The suppression of the Atlantic slave trade has puzzled nineteenth-century contemporaries and historians. The British Empire turned naval power and moral outrage against a branch of commerce it had done so much to promote. This book deals with the British Royal Navy's suppression of the Atlantic slave trade. It traces the political debates which framed policies for the British state's waning but unbroken commitment to slave-trade suppression. If protectionists failed to stop free trade and anti-coercionists failed to withdraw the cruisers, then they did both succeed in reshaping domestic debates to support labour coercion. The book examines details of the work of the navy's West Africa Squadron which have been passed over in earlier narrative accounts. The liberty afforded to the individuals who entered as apprentices into Sierra Leone cannot be clearly distinguished from the bonded labour awaiting them had their enslavers completed the voyage to the Americas. The experiences of sailors and Africans ashore and on ship often stand in contrast to contemporaneous representations of naval suppression. Comparison of the health of African and European sailors serving on the West Africa Station provides insight into the degree to which naval medicine was racialised. The book discusses the anti-slave trade squadron's wider, cultural significance, and its role in the shaping of geographical knowledge of West Africa. It charts the ways in which slave-trade suppression in the Atlantic Ocean was represented in material culture, and the legacy of this commemoration for historical writing and public memory in the subsequent 200 years.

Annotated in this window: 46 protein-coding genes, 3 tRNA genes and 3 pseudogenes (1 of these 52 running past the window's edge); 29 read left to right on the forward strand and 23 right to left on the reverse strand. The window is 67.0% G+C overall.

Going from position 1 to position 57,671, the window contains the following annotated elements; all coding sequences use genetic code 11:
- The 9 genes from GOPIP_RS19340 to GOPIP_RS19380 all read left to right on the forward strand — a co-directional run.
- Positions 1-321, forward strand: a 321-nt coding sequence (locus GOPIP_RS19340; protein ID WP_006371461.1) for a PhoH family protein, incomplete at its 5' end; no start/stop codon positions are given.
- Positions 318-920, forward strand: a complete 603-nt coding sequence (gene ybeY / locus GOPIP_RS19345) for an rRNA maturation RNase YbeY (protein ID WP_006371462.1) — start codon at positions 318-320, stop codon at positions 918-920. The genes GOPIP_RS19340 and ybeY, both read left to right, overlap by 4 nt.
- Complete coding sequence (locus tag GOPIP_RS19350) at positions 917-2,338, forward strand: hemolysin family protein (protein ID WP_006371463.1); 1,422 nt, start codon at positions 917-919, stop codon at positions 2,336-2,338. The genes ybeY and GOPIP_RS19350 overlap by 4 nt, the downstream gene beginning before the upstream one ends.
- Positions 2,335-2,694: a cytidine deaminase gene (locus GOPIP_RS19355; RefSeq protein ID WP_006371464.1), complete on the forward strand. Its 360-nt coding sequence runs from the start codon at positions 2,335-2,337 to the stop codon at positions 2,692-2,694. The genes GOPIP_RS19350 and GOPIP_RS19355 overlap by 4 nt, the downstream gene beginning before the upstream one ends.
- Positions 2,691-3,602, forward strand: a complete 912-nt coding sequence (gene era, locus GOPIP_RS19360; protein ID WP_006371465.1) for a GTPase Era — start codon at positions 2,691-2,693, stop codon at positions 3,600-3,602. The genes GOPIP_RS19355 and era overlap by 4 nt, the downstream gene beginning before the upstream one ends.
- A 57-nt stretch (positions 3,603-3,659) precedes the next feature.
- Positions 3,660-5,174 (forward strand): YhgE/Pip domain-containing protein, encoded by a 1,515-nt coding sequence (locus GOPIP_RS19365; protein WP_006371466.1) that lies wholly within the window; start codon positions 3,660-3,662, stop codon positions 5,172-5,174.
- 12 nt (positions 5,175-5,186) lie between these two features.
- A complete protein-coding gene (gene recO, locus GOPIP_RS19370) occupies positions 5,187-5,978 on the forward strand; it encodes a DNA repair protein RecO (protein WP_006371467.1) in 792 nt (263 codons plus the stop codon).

Recent cultural studies have demonstrated the weakness of some of the fashionable theoretical positions adopted by scholars of imperialism in recent times. This book explores the diverse roles played by museums and their curators in moulding and representing the British imperial experience. The British Empire yielded much material for British museums, particularly in terms of ethnographic collections. The collection of essays demonstrates how individuals, their curatorial practices, and intellectual and political agendas influenced the development of a variety of museums across the globe. It suggests that Thomas Baines was deeply engaged with the public presentation, display and interpretation of material culture, and the dissemination of knowledge and information about the places he travelled. He introduced many people to the world beyond Norfolk. A discussion of visitor engagement with non-European material cultures in the provincial museum critiques the assumption of the pervasive nature of curatorial control of audience reception follows. The early 1900s, the New Zealand displays at world's fairs presented a vision of Maoriland, which often had direct Maori input. From its inception, the National Museum of Victoria performed the dual roles of research and public education. The book also discusses the collections at Australian War Memorial, Zanzibar Museum, and Sierra Leone's National Museum. The amateur enthusiasms and colonial museum policy in British West Africa are also highlighted. Finally, the book follows the journey of a single object, Tipu's Tiger, from India back to London.